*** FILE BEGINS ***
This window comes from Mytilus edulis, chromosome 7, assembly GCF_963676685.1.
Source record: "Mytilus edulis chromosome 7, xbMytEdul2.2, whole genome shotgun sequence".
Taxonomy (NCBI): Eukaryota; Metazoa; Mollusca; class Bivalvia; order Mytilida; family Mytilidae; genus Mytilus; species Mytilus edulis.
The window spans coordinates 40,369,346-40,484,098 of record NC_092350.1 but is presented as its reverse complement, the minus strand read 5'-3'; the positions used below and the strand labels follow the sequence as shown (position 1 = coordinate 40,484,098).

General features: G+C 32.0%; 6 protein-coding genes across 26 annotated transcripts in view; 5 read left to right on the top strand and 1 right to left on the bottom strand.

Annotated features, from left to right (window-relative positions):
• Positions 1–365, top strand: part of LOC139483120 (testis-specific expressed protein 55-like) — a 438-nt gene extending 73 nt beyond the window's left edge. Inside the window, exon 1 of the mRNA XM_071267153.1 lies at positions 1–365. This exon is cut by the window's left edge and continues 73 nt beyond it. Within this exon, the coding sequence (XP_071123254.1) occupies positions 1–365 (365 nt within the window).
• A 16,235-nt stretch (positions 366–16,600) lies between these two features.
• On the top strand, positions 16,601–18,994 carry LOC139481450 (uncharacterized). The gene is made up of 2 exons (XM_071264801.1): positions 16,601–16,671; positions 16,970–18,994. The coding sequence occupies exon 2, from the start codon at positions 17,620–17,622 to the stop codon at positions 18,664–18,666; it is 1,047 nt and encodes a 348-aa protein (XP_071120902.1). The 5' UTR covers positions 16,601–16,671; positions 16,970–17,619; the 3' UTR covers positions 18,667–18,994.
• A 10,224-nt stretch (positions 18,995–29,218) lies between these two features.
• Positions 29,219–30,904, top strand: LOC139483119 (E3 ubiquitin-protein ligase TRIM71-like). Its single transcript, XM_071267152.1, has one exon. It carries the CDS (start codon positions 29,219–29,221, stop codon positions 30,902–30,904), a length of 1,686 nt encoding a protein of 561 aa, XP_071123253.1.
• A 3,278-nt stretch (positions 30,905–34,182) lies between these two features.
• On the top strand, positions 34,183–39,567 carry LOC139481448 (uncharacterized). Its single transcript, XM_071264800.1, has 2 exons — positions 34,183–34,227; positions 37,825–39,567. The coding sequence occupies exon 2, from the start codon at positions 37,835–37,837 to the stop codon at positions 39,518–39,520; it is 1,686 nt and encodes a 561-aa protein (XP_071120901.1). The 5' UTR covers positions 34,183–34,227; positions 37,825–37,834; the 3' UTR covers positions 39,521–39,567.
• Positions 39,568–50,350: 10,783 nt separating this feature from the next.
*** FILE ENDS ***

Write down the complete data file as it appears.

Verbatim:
This window comes from Mytilus edulis, chromosome 7, assembly GCF_963676685.1.
Source record: "Mytilus edulis chromosome 7, xbMytEdul2.2, whole genome shotgun sequence".
Taxonomy (NCBI): Eukaryota; Metazoa; Mollusca; class Bivalvia; order Mytilida; family Mytilidae; genus Mytilus; species Mytilus edulis.
The window spans coordinates 40,369,346-40,484,098 of record NC_092350.1 but is presented as its reverse complement, the minus strand read 5'-3'; the positions used below and the strand labels follow the sequence as shown (position 1 = coordinate 40,484,098).

General features: G+C 32.0%; 6 protein-coding genes across 26 annotated transcripts in view; 5 read left to right on the top strand and 1 right to left on the bottom strand.

Annotated features, from left to right (window-relative positions):
• Positions 1–365, top strand: part of LOC139483120 (testis-specific expressed protein 55-like) — a 438-nt gene extending 73 nt beyond the window's left edge. Inside the window, exon 1 of the mRNA XM_071267153.1 lies at positions 1–365. This exon is cut by the window's left edge and continues 73 nt beyond it. Within this exon, the coding sequence (XP_071123254.1) occupies positions 1–365 (365 nt within the window).
• A 16,235-nt stretch (positions 366–16,600) lies between these two features.
• On the top strand, positions 16,601–18,994 carry LOC139481450 (uncharacterized). The gene is made up of 2 exons (XM_071264801.1): positions 16,601–16,671; positions 16,970–18,994. The coding sequence occupies exon 2, from the start codon at positions 17,620–17,622 to the stop codon at positions 18,664–18,666; it is 1,047 nt and encodes a 348-aa protein (XP_071120902.1). The 5' UTR covers positions 16,601–16,671; positions 16,970–17,619; the 3' UTR covers positions 18,667–18,994.
• A 10,224-nt stretch (positions 18,995–29,218) lies between these two features.
• Positions 29,219–30,904, top strand: LOC139483119 (E3 ubiquitin-protein ligase TRIM71-like). Its single transcript, XM_071267152.1, has one exon. It carries the CDS (start codon positions 29,219–29,221, stop codon positions 30,902–30,904), a length of 1,686 nt encoding a protein of 561 aa, XP_071123253.1.
• A 3,278-nt stretch (positions 30,905–34,182) lies between these two features.
• On the top strand, positions 34,183–39,567 carry LOC139481448 (uncharacterized). Its single transcript, XM_071264800.1, has 2 exons — positions 34,183–34,227; positions 37,825–39,567. The coding sequence occupies exon 2, from the start codon at positions 37,835–37,837 to the stop codon at positions 39,518–39,520; it is 1,686 nt and encodes a 561-aa protein (XP_071120901.1). The 5' UTR covers positions 34,183–34,227; positions 37,825–37,834; the 3' UTR covers positions 39,521–39,567.
• Positions 39,568–50,350: 10,783 nt separating this feature from the next.